On the days when working at my desk has consumed me for longer than anticipated, she always jumps in and helps with anything that needs to be done after arriving home from work. No complaints.

But, on this day, I wanted her to understand a very specific challenge to my Work at Home Dog Mom Life.

What it's like to try and sit at your desk and get stuff done while the kids are up and at 'em.

And, the guilt I feel when I didn't get all of my desk work done. 

I've lost count how many times I've tried to explain to Lisa what it's like to sit at my desk and get work stuff done.

Sometimes, it takes me an entire hour to write a single paragraph.

I tend to all of our kid's needs when they happen. In real time. It's a continuous state of up down, up down, up down...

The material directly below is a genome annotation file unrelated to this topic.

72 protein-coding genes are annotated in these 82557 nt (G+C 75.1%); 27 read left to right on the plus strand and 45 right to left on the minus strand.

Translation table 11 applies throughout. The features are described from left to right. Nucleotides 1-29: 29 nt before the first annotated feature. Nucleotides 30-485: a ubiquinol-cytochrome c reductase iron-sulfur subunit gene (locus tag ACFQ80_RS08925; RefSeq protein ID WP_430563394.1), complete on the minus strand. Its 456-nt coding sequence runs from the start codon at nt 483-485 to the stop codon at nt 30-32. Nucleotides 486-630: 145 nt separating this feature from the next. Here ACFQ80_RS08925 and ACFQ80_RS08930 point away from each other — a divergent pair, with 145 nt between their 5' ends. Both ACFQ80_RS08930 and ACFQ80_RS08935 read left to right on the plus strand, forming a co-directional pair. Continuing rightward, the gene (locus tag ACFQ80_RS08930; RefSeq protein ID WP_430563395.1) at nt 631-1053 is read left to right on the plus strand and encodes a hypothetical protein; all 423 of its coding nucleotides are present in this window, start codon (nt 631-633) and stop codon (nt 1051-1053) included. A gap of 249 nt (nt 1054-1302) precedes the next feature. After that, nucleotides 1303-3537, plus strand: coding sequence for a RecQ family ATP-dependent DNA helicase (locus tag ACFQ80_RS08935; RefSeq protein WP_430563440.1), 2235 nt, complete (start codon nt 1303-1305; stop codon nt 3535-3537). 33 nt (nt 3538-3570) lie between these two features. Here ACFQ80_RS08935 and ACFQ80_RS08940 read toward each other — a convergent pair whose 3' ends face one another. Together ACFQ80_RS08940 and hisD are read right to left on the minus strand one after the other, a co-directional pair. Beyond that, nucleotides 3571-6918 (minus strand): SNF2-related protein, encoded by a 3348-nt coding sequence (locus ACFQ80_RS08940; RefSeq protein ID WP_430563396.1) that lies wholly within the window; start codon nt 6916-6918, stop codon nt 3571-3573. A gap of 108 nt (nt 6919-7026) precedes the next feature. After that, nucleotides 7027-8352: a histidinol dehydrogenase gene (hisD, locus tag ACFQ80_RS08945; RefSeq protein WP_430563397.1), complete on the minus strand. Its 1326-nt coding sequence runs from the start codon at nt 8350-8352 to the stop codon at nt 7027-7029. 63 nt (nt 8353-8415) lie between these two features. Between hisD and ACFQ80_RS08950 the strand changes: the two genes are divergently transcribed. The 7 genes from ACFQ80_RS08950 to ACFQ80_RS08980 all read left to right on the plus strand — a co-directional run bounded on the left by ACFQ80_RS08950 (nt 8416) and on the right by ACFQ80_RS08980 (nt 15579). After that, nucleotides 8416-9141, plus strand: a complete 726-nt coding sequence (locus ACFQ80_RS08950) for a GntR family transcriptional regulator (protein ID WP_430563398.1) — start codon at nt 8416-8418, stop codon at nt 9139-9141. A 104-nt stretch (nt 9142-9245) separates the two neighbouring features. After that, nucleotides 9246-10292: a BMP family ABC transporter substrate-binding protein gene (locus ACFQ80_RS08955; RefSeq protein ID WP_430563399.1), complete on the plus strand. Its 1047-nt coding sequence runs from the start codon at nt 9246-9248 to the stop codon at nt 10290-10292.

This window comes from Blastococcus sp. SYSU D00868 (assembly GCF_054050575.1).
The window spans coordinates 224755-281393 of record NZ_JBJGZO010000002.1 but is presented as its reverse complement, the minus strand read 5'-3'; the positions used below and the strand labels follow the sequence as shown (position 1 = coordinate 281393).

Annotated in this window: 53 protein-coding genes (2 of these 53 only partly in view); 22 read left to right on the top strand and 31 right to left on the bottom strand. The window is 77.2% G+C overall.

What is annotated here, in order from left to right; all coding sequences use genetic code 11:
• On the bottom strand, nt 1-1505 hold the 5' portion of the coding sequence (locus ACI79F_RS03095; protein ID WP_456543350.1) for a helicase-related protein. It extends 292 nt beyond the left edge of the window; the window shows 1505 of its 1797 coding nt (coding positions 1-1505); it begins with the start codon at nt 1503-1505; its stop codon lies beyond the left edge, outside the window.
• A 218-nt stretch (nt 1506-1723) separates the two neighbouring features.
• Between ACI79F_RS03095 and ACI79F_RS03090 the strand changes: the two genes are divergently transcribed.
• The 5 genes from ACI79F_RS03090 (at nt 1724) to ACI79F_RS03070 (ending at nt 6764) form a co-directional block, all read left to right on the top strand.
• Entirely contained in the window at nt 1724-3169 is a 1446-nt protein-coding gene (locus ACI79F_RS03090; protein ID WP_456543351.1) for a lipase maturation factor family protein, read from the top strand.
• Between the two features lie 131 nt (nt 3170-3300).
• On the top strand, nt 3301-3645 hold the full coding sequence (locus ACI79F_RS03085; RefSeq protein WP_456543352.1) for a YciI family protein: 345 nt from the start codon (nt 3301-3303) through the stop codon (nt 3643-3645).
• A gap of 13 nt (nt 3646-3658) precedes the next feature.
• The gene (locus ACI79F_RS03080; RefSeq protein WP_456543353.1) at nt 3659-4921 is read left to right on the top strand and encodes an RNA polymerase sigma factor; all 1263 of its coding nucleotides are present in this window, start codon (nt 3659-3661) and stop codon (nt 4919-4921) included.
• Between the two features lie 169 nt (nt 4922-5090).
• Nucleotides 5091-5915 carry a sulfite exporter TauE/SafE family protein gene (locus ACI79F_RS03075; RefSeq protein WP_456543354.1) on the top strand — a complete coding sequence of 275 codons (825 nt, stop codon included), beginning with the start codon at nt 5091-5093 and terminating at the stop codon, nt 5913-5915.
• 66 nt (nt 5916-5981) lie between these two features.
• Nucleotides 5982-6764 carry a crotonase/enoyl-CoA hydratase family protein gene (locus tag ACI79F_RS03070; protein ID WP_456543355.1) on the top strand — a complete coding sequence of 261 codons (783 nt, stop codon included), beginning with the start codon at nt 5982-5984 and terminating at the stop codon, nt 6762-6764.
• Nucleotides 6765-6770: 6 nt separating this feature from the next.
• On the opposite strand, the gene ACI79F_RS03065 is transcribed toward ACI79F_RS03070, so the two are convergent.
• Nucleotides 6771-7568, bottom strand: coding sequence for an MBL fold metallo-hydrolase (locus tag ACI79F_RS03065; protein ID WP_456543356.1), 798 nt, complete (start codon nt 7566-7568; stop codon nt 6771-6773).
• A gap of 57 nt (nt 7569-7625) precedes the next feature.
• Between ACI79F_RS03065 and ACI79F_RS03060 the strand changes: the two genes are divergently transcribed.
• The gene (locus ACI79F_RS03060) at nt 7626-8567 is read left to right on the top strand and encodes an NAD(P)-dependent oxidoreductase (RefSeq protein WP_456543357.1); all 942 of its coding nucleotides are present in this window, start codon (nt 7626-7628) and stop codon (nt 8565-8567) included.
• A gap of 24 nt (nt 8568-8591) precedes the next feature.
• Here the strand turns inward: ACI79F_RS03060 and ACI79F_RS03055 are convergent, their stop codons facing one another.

In addition, if the neighborhood kids have the day off from school, there's extra noise. So, all of the kids bark. More challenges on my Work at Home Dog Mom front.

Today, Lisa got a taste of what I go through each and every single day.

What it's like to sit at your desk during the daytime hours and try to get something trivial done like writing an email or responding to stuff you posted on social media streams.

She got it.

She understands.

Because in order to fully understand something, you need to have experienced it or gone through something similar or the same thing.

You can't just listen to the challenges someone encounters and say, "I understand..."

Unless you've experienced it or have been through it, or witnessed it firsthand, no, you don't understand.

How can you?

If you have never experienced having to get up from your desk 102 times in an hour while working, you can't possibly understand what it's like to try and get desk work done between frequent up down, up down, upon down.

If you have never experienced what it's like to live on the streets in the dead of winter, you can't say, "I understand" when someone shares this particular experience with you.

Now, Lisa understands.

As difficult as it was to just sit there and let her experience it all in its entirety, it was worth it.

She gets it.